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Corfu, Greece
Liana Metal lives in Greece, on the island of Corfu. She is an EFL teacher(MAEd -Applied Linguistics), book reviewer and freelance writer. Liana is also an artist. Her drawings/paintings can be found both online at www.aggelia-online.gr and at several shops in Corfu town. To contact the artist visit http://LianaMetal.tripod.com or her blog at http://LianasKerkyra.blogspot.com Η Ηλιάνα Μεταλληνού διδάσκει Αγγλικά στην Κέρκυρα, γράφει άρθρα και ιστορίες για έντυπες και ηλεκτρονικές εκδόσεις σε όλο τον κόσμο και ζωγραφίζει. Μπορείτε να την επισκεφθείτε στην ηλεκτρονική διεύθυνση http://toasprosaligari.blogspot.com και http://www.coffeetimecorfu.com

Storytime

Storytime
A book for kids/ 3 stories in English

Thursday, June 4, 2009

Harry Gilleland comes back...

Harry is back!

Today, you can view his latest book,

The Poetic Musings of an Old Fat Man.

You can also read a sample of Harry's poetry here:




My Yesterdays

My yesterdays
stretch out behind me
in a winding path that
disappears over the horizon
beyond my memory.

Some yesterdays were
red-letter days of triumph
and personal joy, days of
some momentous occasion
in my life. Others were black
days of pain and suffering.
Most were merely plain,
unremarkable days
of no particular note.
All have melded together
forming the memories
marking the passage
of my existence on Earth.

I treasure all my yesterdays
since each day was a brick
that contributed to building
the mosaic of my life.
My yesterdays carried me
up the long hill to today,
where I stand looking wistfully
back at them, my yesterdays…
knowing now my yesterdays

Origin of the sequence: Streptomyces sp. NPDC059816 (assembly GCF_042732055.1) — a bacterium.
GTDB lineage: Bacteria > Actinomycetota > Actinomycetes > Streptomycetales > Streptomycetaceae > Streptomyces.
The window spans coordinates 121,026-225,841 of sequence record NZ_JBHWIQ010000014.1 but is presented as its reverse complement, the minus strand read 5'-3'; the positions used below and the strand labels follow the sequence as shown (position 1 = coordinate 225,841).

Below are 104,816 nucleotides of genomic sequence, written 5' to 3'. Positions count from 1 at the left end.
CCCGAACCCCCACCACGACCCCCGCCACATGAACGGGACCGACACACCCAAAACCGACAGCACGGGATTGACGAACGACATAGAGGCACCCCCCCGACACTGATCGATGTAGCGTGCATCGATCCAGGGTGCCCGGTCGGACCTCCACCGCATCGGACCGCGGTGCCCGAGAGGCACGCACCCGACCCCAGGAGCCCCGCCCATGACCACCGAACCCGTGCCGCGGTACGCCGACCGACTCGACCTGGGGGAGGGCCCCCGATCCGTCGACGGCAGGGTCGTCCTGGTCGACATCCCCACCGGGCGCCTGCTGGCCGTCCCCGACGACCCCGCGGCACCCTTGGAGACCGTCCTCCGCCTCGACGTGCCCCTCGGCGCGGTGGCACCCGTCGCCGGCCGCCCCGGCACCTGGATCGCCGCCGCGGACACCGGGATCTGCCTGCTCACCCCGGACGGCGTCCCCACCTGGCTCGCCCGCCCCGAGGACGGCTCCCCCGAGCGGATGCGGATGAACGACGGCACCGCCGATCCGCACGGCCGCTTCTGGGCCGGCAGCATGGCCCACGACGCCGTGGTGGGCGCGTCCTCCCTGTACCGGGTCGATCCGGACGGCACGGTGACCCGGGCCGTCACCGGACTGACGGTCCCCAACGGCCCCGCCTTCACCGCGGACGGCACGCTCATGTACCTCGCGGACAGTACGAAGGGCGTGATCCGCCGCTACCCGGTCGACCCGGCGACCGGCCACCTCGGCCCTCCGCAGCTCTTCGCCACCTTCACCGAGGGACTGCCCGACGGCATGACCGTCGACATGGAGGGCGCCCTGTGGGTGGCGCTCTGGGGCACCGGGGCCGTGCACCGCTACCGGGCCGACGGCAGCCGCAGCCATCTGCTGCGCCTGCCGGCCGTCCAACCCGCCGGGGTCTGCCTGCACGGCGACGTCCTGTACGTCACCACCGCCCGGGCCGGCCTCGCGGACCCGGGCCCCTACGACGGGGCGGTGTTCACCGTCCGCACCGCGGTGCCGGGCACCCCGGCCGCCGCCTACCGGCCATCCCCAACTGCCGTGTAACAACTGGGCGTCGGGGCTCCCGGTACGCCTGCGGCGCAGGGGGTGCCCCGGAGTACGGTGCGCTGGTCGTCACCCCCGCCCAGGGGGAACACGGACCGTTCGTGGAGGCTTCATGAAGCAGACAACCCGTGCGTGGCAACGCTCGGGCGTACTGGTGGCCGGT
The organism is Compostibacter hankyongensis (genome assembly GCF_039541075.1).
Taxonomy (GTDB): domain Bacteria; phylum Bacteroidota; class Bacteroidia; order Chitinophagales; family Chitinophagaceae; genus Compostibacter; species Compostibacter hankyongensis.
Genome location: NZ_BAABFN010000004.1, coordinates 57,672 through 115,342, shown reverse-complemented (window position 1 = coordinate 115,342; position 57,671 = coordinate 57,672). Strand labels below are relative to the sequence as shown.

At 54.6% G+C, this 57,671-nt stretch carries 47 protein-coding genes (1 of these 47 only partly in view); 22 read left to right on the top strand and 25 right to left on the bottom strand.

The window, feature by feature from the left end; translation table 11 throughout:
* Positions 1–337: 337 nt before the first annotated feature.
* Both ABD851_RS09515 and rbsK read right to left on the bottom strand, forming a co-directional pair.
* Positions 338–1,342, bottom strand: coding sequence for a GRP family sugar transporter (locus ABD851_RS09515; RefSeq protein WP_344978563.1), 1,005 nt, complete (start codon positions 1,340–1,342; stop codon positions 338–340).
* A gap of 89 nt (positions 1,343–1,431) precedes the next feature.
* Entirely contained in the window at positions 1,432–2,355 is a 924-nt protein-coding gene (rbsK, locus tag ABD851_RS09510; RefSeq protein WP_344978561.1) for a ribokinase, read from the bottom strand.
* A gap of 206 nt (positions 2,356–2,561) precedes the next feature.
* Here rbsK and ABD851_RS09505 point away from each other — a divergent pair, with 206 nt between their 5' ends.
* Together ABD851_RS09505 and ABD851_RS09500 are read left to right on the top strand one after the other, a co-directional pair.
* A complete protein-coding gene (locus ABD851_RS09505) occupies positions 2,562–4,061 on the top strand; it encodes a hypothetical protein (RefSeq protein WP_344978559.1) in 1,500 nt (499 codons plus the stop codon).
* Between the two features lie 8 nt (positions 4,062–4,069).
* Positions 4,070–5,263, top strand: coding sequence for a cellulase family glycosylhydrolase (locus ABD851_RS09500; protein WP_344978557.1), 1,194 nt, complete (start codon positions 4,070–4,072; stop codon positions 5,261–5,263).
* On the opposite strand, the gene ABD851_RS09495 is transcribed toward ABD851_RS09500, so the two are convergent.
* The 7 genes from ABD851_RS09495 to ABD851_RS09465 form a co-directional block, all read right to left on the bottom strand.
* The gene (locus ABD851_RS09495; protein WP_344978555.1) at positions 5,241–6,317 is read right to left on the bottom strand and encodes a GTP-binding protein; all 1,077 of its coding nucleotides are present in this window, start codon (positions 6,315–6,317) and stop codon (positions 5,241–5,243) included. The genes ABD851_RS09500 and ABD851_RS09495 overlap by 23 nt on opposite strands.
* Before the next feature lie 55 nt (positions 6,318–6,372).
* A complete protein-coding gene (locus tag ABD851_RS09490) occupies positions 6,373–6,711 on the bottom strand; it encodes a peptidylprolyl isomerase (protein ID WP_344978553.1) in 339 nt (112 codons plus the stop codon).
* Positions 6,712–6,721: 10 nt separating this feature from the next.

outnumber my tomorrows.

I’ve learned I should endeavor
to make each today become
a shining, glorious yesterday,
for my yesterdays are
how my life was spent.

“It” Being…

“It” can run rampant through the countryside,
easily jumping over the neighbor’s fence.
At the office “it” lurks and sneaks around,
making those at the water cooler laugh and wince.
With e-mail, it rapidly circulates far and wide,
although “its” initial source rarely can be found.

Those carrying and spreading “it” usually aren’t harmed,
while “its” victims suffer in ignorance, usually in the dark.
Whether “it” is true or false matters rather little to most,
since passing “it’ on adds to their humdrum lives a spark.
Hard to stop, harder to kill, “its” many lives seem charmed.
You can help by, if getting “it”, becoming a terminal host.


EXCERPTS from REVIEWS:

Thoughtful, funny, & full of wisdom …I thoroughly enjoyed "Poetic Musings of an Old, Fat Man" from start to end. I was a little surprised at my reaction to this book, because while I enjoy poems, I am usually not as enthusiastic about books of poetry as I was about this compilation. The third collection by this author is definitely one not to miss reading. Harry Gilleland is a very talented writer, … The collection of poems includes stories about every aspect of life. Some of the poems left me with tears in my eyes, while others had me laughing about life's lighter side.I applaud Gilleland on creating such a well written, thought provoking book. It is one that I will definitely read again. I highly recommend "Poetic Musing of an Old, Fat Man" to anyone who is looking for an enjoyable book to read this summer or for someone who is looking for a gift to buy for that person who has everything.” By Cherie Fisher for Reader Views